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Jamaica's ease of doing business rank improves

Inter-American Development Bank (IDB) Country Representative, Therese Turner-Jones, congratulates Jamaica on moving up to 58 from 94, in the World Bank’s Doing Business ranking. JIS photo Inter-American Development Bank (IDB) Country Representative, Therese Turner-Jones, congratulates Jamaica on moving up to 58 from 94, in the World Bank’s Doing Business ranking. JIS photo
KINGSTON, Jamaica Oct. 29 - Members of the private sector and development partners are welcoming the news that Jamaica has made a remarkable leap in the just-released World Bank Ease of Doing Business ranking, from 94 last year to 58, out of 189 countries.

Minister of Industry, Investment and Commerce, Hon. Anthony Hylton, announced Jamaica’s improved ranking in the 2015 Doing Business Report, at a press conference held on Wednesday, October 29, at JAMPRO’S New Kingston headquarters.

Reacting to the report, Managing Director of the Jamaica Producers’ Group, Jeffrey Hall, said there is reason to celebrate.

“This is good news…there is a sense in which it is not news, because those of us who are on the ground doing business in Jamaica are feeling elements of a fresh wind blowing in relation to competitiveness already. What this does is put it in context,” he said.

Mr. Hall said the leap is the result of a wide range of measures that have been put in motion, in the macro-economic and legislative environments. He commended the executive branch of Government for giving effect to these measures, and the private sector for playing its part.

“There is commendation all around,” he remarked, pointing out that the improvements have been shown in specific areas, are the result of “genuine action”. These include: the just-passed insolvency bill; the incorporation of companies and ‘one stop shop’ concept; the single window at customs; the implementation of executive agency; new mandates with respect to construction permits; and titling reform, among others.

“I’m excited.  You can already see momentum (for the) concept of a logistics-centered economy and you will see it in manufacturing, investment, tourism, and the creative industries as well. For me, this is an important day,” Mr. Hall told the gathering of stakeholders.

Economic analyst, and Chief Executive Officer of the Private Sector Organisation of Jamaica (PSOJ), Dennis Chung, also welcomed the improved ranking, and commended the Jamaican government on the reforms and various measures undertaken.

Inter-American Development Bank (IDB) Country Representative, Therese Turner Jones, also lauded the achievement, stating that, “For every Jamaican, this is a very proud moment. There has been a lot of work done”.

She pointed to major reforms, such as those started with the $60 million IDB-funded Jamaica Competitiveness Enhancement Programme (JCEP), which Jamaica successfully completed.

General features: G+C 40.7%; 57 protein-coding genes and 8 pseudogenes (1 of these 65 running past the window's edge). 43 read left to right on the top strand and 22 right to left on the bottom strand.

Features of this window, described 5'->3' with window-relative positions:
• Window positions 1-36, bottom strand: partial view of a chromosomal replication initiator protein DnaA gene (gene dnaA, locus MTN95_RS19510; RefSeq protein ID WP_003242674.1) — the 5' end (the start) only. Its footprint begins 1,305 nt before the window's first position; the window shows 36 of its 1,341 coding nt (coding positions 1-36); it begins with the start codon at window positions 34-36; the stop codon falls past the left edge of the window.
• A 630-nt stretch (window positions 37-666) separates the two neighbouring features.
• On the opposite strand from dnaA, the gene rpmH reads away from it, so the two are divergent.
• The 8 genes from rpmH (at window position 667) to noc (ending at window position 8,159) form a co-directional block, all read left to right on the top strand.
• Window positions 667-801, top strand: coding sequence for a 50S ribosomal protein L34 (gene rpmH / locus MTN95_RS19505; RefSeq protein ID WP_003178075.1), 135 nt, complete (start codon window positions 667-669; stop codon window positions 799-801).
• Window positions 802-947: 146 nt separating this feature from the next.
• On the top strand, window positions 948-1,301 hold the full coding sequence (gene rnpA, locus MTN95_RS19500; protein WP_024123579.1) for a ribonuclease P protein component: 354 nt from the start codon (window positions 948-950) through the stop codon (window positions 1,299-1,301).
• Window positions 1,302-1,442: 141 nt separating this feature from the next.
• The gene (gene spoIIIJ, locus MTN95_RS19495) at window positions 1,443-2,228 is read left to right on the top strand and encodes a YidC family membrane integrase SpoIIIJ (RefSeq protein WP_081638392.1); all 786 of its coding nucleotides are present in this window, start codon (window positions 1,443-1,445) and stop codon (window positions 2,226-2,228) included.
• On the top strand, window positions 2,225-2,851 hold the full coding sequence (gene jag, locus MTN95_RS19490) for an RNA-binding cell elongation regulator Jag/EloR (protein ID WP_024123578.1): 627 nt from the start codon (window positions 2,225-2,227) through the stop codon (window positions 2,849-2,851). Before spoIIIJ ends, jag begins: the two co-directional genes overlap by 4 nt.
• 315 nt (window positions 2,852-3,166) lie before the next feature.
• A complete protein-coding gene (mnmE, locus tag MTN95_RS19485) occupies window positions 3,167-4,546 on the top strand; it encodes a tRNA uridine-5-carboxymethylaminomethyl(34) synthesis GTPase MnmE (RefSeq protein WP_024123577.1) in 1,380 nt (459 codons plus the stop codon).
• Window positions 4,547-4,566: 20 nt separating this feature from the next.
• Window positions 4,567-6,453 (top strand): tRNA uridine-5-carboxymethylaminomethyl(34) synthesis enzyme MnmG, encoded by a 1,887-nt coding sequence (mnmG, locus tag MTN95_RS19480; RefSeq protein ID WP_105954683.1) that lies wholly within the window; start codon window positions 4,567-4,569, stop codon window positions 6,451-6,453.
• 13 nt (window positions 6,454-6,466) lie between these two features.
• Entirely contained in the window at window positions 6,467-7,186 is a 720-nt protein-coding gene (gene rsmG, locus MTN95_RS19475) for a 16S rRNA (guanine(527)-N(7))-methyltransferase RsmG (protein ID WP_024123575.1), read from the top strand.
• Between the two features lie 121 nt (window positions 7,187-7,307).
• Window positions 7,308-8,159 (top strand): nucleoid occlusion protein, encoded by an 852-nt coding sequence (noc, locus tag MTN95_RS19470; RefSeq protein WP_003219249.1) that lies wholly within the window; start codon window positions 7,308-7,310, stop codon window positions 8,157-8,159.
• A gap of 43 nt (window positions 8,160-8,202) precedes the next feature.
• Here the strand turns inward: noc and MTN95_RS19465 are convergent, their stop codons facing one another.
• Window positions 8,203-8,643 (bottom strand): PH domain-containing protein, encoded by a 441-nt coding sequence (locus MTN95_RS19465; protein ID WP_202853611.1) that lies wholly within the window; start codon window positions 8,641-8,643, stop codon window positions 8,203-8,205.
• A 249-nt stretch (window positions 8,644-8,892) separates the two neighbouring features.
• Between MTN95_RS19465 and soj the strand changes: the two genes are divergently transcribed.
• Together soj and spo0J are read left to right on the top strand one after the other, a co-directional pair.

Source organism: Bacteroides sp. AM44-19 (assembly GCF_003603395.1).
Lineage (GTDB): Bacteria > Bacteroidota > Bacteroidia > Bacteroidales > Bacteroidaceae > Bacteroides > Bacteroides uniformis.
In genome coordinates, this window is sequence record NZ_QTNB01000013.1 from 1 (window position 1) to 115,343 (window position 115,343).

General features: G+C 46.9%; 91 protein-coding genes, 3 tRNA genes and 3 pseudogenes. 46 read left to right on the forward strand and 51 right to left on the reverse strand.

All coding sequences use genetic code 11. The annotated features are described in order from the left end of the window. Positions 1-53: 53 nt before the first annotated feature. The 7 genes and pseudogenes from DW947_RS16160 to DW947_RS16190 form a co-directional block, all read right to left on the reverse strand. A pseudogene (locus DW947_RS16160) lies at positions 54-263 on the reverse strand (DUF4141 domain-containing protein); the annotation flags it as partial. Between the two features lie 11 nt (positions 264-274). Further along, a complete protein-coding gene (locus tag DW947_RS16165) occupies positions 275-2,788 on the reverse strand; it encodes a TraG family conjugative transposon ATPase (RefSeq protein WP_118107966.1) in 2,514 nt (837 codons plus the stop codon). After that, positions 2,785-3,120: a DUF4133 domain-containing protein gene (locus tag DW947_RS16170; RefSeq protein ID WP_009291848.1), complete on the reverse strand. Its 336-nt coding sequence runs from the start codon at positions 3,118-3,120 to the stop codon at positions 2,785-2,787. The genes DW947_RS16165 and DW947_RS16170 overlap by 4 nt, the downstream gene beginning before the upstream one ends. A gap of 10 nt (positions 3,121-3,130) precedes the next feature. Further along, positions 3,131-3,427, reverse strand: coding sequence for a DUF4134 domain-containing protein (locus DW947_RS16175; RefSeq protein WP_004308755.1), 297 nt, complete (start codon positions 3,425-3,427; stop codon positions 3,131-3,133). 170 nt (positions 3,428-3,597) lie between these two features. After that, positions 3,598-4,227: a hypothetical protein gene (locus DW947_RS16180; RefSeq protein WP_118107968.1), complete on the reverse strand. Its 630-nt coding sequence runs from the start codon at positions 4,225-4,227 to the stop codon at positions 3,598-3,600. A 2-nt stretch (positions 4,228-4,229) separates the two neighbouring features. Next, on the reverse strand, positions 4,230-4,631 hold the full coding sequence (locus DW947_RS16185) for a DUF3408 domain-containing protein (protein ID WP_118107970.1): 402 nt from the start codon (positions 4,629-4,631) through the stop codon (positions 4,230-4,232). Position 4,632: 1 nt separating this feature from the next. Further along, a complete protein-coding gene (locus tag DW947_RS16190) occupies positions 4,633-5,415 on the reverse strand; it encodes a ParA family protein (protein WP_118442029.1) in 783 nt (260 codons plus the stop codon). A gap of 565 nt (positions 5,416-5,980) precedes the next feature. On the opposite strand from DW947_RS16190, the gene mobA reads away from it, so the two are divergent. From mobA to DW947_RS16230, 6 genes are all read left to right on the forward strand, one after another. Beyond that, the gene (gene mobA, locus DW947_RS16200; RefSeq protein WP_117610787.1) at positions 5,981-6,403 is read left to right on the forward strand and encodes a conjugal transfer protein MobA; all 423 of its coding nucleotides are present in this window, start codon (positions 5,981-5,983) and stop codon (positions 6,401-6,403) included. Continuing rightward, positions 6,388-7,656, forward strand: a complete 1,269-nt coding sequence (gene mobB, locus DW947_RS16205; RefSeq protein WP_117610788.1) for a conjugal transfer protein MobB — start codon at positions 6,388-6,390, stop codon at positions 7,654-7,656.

Mrs. Turner Jones emphasised that the work done on tax reform; simplifying land titling; securing transactions; and the setting up of a collateral registry, among other measures, have been “extremely important in getting Jamaica to this point”.

She noted that with some of the reforms that have been carried out, not captured in this year’s report, it is expected that the country may see an improved ranking next year, when those are analyzed.

“The results are evident – this is an amazing moment, not to say there is not more work to do,” she said, adding, “now that you’re at 58, you don’t want to fall back”.

The IDB Representative said she is also impressed with Jamaica topping the ranking for most improved in doing business in the Latin America and the Caribbean region.

Chairman of JAMPRO, Milton Samuda described the dramatic movement in the World Bank ranking as something “seismic” having occurred, attributing it to the wide-ranging reforms that have been taking place, particularly in the area of legislation.

“It is all of these reforms and all the administrative inputs coming together and the international community taking note of it…it is great news for Jamaica, for the Ministry, JAMPRO, and for all the stakeholders,” he stated.

Mr. Samuda said that, “as we start to craft our way up these various indices, we have to be mindful that our next performance has to be better than our last, not only to maintain, but to advance”.

In the World Bank report, released today, Jamaica had the region’s highest ranking in ease of doing business. The report said that Jamaica is “closer than it was last year to global best practices in business regulation as measured by its distance to frontier ranking”.

It noted also that Jamaica is among the 50 per cent of Caribbean countries, which implemented a historical and cumulative total of 12 reforms, which make it easier for local entrepreneurs to do business.

The annual World Bank Group Doing Business report analyses regulations having to do with an economy’s businesses, including start-ups, trading across borders, taxes, and resolving insolvency.

Its key goal is to provide an objective basis for improving and understanding the regulatory environment for business around the world. This years’ report is the 12th edition of the series.

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